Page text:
Preimplantation genetic screening (PGS) or screening for aneuploidy is a well-established procedure in Ukraine to assess In vitro fertilized (IVF) embryos for genetic abnormalities. Embryos with chromosomal abnormalities often result in miscarriage or failed implantation, or children born with genetic conditions such as Down syndrome. Children born with such conditions have a difficult life in Ukraine, because the prevailing health system has few resources available to assist parents or help in the development of children with special needs.
Unfortunately, antenatal diagnosis of most genetic conditions is typically accompanied by advice to terminate the pregnancy. This is because views within Ukrainian society regard children with genetic abnormality as mentally unfit, odd, and not worth being given care. Because of this strongly negative social bias concerning genetic conditions in newborns, patients undergoing fertility treatment usually elect to screen embryos for genetic conditions to avoid difficult decisions later in pregnancy.
Embryo Testing In Ukraine: The Beginning
The first PGS in Ukraine was completed in Kyiv in 2006. As elsewhere, fluorescence in situ hybridization (FISH) was initially used in Ukraine as a diagnostic method to test embryos for couples that did not have a genetic defect were at high risk for aneuploidy owing to advanced maternal age, previously failed IVF treatment with reasonable morphologically assessed quality embryos, or male factor. However, over time, the market was moved to more advanced PGS testing such as the next generation sequencing (NGS) methods. Reproductive specialists in fertility clinics typically meet with patients to discuss preimplantation genetic screening and review the pros and cons of advanced testing, risks for the embryo tested, and the role of genetic counseling. In 2006, only 5% of patients in Ukraine included preimplantation genetic screening in their IVF cycle because of the cost and their unfamiliarity with the test. Today, approximately 25% of IVF in Ukraine involves preimplantation genetic screening, and the demand for such innovative technology appears to be growing.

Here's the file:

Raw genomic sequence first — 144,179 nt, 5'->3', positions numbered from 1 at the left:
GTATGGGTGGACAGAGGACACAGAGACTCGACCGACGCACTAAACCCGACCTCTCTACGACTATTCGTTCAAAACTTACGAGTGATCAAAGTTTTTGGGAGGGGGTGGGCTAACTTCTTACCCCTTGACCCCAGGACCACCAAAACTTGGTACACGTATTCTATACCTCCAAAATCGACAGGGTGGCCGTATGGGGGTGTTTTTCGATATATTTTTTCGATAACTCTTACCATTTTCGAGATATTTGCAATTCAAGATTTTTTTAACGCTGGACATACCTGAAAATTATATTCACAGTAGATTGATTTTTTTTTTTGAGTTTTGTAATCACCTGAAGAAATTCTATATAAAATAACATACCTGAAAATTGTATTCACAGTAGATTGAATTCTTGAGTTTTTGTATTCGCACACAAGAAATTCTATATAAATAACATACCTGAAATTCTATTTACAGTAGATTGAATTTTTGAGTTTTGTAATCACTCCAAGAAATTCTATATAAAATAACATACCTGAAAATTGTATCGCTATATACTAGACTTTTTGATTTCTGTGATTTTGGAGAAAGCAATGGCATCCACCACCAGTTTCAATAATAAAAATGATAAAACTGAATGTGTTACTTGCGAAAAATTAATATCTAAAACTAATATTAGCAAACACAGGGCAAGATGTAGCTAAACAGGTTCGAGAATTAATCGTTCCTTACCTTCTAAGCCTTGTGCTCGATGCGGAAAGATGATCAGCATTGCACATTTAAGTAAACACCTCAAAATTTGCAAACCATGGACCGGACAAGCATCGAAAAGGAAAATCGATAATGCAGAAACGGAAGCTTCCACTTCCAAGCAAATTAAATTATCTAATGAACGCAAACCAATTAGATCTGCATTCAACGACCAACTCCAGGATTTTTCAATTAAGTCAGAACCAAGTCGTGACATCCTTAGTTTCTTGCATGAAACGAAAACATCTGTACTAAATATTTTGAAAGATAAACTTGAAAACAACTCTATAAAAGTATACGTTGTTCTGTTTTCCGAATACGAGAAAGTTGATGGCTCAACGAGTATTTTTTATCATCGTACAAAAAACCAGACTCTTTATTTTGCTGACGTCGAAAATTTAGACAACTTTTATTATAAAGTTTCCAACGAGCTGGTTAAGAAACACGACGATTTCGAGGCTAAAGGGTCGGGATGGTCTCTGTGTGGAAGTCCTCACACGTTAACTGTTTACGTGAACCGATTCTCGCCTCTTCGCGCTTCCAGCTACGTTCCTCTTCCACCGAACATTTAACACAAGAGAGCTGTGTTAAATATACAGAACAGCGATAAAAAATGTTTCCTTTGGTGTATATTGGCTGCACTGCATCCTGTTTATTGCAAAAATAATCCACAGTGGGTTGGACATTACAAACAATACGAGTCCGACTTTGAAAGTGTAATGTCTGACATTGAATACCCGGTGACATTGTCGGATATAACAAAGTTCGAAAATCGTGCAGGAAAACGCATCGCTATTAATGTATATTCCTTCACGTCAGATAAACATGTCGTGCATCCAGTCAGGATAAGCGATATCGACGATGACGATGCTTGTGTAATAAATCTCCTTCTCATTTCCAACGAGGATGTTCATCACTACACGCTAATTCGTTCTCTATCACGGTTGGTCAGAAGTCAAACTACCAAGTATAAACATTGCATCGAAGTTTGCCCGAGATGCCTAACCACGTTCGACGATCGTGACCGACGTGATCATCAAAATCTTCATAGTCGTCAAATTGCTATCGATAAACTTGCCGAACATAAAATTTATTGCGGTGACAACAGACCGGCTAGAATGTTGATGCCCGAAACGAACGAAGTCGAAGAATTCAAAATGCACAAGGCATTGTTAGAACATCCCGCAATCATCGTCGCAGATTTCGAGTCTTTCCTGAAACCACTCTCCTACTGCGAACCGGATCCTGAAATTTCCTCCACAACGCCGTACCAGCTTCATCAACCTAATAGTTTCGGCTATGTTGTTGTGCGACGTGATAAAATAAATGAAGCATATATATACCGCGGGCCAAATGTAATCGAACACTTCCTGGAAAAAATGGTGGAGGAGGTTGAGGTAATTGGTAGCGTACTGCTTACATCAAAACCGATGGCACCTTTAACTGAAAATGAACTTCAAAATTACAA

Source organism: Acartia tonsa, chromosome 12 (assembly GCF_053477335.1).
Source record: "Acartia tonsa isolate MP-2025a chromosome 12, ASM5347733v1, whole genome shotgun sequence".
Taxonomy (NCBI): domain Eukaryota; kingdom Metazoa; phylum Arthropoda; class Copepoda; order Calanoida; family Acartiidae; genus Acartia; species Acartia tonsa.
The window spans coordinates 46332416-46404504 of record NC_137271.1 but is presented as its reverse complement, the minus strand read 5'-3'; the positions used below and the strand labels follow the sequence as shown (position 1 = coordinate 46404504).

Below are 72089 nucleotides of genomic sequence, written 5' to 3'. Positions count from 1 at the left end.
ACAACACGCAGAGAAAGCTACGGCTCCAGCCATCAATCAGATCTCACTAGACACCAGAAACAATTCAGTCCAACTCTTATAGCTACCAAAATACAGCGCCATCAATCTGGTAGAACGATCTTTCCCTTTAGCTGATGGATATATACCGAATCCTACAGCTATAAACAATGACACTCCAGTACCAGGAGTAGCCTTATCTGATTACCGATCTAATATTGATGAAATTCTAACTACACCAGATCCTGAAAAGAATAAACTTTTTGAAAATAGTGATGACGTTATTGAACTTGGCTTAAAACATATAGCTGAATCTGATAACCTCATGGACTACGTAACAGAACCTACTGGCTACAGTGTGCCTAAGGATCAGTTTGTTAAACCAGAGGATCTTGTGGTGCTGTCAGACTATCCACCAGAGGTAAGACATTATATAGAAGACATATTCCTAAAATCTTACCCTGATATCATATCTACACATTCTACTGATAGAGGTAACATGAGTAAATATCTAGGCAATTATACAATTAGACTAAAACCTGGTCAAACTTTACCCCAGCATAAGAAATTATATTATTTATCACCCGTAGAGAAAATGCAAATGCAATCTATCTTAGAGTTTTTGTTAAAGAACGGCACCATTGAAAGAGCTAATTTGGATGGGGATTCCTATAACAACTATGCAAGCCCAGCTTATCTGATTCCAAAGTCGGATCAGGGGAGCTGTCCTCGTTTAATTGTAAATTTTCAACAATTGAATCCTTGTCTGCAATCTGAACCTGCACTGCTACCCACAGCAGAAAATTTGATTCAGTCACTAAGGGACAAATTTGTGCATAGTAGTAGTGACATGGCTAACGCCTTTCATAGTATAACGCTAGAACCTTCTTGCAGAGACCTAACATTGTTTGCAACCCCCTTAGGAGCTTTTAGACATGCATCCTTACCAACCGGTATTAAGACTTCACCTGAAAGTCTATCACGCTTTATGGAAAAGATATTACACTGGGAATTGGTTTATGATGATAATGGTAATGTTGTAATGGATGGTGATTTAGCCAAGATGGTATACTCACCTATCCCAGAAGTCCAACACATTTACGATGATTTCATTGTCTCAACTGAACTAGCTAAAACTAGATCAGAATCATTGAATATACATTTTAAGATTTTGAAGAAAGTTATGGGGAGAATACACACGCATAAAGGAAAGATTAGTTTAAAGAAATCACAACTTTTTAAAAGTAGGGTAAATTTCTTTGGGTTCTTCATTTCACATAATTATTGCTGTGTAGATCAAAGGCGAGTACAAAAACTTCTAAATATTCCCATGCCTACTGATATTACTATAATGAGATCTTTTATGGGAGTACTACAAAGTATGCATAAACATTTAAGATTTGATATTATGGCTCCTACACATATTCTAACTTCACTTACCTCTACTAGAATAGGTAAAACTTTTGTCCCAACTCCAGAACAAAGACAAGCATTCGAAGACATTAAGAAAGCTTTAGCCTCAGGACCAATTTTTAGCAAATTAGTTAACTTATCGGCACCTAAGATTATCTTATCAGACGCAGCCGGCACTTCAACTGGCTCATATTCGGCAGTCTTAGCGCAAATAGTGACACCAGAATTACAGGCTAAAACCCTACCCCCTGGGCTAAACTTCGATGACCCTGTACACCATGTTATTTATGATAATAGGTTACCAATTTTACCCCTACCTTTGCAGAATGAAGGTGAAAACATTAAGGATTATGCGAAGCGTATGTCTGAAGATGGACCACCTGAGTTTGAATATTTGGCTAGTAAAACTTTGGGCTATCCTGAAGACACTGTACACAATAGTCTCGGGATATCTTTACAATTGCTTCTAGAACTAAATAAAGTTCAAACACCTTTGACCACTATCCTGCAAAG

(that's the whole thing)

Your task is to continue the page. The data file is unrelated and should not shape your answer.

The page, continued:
Until recently, fertility clinics in Ukraine had no guidance from the Ministry of Health regarding PGS. However, on November 1, 2013, a rule was put into place by the government to assist clinics with this growing demand. By order of the Ukrainian Ministry of Health, “On approval of the application of assisted reproductive technologies in Ukraine,” on September 9, 2013, Rule 787 was published. The regulation stipulates indications for PGS, the advantages of performing PGS on embryos, and recommendations for future pregnancy screening. It also provides clinicians with a standardized consent form that the patient must complete to undergo PGS testing. This consent document carefully explains preimplantation genetic screening and describes the procedure of embryo biopsy in detail, as well as potential risks and adverse outcomes because of embryo biopsy. Reproductive specialists in Ukraine welcomed changes in legislation with regard to preimplantation genetic screening, because they established a proper framework for IVF clinics that offered this testing.